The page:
Telling Time: No Clock Necessary!
Summary: We think about the sun as a source for light, warmth, and energy but did you know we can also use the sun to help us tell time? Today, we’re going to explore an old, but very reliable, way to tell time. Try to time your visit so that you are in the garden over the noon hour.
- Gather: A wall clock or watch (something analog), a 12 inch or greater square piece of cardboard, an old paper towel tube, tape (or ahead of time hot glue the paper towel tube to the center of the cardboard), thumbtacks, and a dark marker
- Explore: Images of the Samrat Yantra, the world’s largest sundial located in India.
- Read: Anno’s Sundial by Mitsumasa Anno. This book provides simple explanations of how the sundial works and instructions for creating your own.
Before cell phones, digital clocks, and watches, people used sundials to tell time. These clocks require no batteries or advanced technology. Instead, they rely on the sun, orientation to the Earth’s axis, and the natural shadows created to help people tell time. In the Garden:
Questions to Explore:
-How do you tell time? Can you tell the time on the clocks we brought with us?
-Do you use different methods for telling time? If so, can you list them?
-Have you seen a sundial before? Where?
-What other measurements can we determine from the sun? (ex. changing seasons, temperature, etc.)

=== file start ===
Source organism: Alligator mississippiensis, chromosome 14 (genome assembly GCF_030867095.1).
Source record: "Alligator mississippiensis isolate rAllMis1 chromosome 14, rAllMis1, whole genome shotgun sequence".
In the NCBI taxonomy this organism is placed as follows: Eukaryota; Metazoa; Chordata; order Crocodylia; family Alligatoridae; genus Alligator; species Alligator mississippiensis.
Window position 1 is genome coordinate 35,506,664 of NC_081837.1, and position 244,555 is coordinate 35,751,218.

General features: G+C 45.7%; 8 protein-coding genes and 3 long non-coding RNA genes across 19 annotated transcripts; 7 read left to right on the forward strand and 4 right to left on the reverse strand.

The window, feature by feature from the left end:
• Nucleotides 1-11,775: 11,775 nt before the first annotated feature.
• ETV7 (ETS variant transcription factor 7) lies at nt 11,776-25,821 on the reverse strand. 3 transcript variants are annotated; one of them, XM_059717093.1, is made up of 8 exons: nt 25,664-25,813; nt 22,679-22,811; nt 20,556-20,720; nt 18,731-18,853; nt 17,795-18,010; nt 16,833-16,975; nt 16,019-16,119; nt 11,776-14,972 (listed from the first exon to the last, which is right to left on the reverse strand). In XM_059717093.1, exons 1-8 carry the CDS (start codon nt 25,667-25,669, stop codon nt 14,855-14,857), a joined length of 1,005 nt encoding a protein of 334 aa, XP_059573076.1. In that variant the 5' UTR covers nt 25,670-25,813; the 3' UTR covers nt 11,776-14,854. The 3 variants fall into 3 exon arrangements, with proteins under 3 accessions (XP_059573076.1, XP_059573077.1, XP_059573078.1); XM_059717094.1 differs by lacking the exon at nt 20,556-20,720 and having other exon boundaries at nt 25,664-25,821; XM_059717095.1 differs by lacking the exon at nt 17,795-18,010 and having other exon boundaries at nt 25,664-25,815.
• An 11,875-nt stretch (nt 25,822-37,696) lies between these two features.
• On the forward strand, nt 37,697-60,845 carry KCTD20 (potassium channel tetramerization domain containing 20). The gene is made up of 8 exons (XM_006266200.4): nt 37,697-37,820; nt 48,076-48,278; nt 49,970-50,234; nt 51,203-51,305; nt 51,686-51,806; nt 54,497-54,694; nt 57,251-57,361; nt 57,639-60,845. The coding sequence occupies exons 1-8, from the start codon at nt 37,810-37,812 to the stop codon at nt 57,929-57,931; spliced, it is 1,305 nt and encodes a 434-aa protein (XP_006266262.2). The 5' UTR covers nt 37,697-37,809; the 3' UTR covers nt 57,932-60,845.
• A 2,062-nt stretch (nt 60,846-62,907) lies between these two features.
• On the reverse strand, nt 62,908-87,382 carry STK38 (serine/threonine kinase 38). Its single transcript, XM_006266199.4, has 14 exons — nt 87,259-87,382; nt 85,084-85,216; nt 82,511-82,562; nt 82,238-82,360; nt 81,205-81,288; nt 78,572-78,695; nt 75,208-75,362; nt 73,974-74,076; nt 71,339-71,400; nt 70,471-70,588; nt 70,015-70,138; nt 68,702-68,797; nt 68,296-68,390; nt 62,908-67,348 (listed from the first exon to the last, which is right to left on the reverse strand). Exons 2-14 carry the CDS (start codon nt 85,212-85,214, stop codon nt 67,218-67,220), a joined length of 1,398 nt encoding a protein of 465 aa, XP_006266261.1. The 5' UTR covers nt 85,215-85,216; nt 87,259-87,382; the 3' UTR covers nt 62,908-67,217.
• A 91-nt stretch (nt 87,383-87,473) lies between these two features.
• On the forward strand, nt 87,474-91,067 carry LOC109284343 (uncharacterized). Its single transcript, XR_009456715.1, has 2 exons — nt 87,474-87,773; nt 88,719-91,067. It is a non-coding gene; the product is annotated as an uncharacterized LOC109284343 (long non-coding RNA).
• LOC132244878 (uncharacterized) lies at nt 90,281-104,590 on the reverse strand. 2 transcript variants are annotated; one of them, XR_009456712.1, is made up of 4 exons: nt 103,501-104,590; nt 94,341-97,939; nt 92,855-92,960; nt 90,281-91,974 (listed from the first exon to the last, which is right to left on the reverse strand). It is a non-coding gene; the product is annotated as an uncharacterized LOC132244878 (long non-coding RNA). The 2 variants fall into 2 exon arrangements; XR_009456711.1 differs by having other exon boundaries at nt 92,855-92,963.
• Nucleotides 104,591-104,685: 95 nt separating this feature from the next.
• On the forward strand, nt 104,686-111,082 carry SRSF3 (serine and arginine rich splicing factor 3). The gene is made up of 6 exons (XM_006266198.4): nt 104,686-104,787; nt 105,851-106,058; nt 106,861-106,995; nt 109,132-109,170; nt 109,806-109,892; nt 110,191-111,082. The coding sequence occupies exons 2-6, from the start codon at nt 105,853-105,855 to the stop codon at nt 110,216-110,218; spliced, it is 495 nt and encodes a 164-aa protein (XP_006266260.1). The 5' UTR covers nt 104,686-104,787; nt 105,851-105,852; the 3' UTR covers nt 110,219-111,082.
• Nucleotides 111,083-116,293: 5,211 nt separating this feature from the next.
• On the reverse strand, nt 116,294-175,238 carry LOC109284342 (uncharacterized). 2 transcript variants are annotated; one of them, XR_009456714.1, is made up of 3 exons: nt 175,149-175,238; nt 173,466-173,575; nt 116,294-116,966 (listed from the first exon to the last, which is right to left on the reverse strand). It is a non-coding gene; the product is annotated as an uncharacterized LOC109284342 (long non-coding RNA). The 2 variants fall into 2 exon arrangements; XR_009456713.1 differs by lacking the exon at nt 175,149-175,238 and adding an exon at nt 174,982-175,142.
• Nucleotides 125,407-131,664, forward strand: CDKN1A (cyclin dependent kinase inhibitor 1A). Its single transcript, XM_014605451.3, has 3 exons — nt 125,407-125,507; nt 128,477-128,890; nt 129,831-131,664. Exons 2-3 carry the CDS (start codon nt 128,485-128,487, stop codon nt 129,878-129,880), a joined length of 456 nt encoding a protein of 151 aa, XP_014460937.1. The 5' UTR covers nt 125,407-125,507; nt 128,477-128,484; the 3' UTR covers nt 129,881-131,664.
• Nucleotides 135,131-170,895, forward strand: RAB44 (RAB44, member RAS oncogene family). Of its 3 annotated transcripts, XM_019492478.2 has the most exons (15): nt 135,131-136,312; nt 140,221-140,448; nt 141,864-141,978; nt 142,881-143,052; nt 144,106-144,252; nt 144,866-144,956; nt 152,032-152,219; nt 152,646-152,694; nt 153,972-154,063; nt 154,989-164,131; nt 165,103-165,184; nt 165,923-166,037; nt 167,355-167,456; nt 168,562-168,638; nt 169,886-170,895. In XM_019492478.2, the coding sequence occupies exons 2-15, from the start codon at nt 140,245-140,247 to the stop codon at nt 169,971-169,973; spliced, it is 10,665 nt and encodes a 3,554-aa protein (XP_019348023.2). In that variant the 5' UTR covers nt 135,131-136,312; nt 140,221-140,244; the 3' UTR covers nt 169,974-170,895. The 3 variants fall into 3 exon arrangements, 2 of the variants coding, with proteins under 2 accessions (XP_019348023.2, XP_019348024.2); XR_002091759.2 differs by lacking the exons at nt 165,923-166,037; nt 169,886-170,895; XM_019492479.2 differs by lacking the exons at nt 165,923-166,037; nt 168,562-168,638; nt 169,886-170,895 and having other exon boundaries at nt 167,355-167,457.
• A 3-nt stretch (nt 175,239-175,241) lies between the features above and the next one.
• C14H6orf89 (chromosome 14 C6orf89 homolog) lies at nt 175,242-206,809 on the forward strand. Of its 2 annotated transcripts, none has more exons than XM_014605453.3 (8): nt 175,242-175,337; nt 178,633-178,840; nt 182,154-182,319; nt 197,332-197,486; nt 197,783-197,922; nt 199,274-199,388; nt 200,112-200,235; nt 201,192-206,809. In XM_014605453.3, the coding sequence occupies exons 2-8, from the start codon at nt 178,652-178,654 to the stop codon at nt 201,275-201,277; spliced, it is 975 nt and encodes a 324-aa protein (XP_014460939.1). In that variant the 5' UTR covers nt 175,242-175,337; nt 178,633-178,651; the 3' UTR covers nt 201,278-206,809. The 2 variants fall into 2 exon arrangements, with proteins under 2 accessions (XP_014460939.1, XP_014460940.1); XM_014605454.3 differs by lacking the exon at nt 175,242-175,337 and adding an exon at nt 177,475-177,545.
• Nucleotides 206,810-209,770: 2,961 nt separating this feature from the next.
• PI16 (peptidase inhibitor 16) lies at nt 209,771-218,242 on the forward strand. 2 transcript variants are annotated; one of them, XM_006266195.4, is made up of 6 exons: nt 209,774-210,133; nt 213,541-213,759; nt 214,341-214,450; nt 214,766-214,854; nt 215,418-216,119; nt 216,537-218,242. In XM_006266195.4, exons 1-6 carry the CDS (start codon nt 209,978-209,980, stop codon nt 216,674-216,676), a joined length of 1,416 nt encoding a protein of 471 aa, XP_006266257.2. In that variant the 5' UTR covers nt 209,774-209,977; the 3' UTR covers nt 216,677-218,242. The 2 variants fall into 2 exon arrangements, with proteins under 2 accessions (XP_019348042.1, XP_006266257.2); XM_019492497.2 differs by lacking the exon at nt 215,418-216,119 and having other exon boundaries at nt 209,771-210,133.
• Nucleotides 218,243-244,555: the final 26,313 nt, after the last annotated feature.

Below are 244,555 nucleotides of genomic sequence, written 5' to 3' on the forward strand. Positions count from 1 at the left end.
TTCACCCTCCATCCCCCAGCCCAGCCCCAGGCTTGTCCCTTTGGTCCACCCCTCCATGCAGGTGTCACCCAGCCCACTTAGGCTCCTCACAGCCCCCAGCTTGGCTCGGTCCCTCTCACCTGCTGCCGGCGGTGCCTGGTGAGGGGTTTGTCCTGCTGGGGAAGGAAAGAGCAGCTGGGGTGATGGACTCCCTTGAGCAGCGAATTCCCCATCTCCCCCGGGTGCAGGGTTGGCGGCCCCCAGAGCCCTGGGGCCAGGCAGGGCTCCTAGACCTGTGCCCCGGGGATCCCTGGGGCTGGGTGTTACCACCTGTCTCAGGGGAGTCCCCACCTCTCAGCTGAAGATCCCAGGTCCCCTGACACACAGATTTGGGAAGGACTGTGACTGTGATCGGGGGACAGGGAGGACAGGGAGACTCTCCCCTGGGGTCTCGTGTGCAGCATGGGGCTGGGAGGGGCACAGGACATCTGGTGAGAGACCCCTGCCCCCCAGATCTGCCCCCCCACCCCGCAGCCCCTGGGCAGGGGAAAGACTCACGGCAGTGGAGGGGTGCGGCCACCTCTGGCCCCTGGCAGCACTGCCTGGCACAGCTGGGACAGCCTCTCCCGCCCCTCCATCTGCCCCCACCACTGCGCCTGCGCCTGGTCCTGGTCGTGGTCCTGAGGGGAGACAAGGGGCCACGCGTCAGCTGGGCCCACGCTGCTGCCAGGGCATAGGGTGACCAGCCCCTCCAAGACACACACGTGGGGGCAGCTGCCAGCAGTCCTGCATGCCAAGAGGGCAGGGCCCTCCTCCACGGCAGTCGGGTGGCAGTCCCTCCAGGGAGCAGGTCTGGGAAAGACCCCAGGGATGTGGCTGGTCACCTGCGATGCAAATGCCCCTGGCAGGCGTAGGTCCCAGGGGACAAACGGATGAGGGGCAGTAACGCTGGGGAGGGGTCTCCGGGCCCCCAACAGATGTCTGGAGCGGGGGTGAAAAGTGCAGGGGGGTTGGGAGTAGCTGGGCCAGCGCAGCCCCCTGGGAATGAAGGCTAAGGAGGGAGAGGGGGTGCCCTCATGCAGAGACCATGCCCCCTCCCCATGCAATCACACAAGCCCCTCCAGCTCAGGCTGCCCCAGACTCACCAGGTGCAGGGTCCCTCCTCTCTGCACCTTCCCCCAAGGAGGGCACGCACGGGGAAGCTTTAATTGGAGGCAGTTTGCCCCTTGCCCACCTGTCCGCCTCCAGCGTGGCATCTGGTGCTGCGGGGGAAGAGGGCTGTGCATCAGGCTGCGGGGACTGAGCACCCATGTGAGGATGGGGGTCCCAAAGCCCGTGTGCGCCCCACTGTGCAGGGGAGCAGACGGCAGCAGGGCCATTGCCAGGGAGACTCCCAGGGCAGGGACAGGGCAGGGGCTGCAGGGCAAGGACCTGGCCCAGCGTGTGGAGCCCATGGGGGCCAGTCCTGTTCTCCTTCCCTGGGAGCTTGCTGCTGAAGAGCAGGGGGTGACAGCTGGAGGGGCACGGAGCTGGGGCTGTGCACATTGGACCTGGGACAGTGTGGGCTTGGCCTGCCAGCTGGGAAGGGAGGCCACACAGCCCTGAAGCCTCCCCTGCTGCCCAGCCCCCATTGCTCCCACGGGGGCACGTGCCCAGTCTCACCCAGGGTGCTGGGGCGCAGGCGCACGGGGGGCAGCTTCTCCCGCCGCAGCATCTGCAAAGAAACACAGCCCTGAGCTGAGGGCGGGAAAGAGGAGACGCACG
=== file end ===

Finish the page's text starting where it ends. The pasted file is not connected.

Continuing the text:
It is important to understand how the sun affects your plants and the way they grow so they don’t get too much sun or too much shade. We can also use the sun to help us track our time in the garden.
Create a Simple Sundial
- Place your piece of cardboard in a sunny, central location in the garden.
- Fasten your tube to the center of the paper (use your ruler to determine the center point) with tape.
- At noon, place a thumbtack on the end of the shadow you observe. Draw a line between the tube, known as a gnomon, and the thumbtack. This is your 12:00 line.
- If you do this project on a day when you plan to spend a few hours prepping or tidying the garden, set a timer for one hour increments and stop to create a new line at each new hour. Or, you can continue your observations in a sunny spot at home, but remember to orient your sundial in the same cardinal direction as you had in the garden—for example due North.
Beyond the Garden | Serious Sundials
Our cardboard sundial is helpful for beginning to explore telling time with the sun, but as you might expect, it might have a hard time holding up in the rain. Look for other sundial examples. They are often installed in parks, botanical gardens, science centers, or in your neighbor’s garden! Once you have explored a few examples, brainstorm together to create a more permanent sundial for your yard or at the garden. See what you can create with an old inverted terracotta saucer, a slice of a tree stump, or leftover lumber. Paint and create to your heart’s content.
Continue Exploring | Supporting Materials
Activities from the McDonald Observatory: http://mcdonaldobservatory.org/teachers/classroom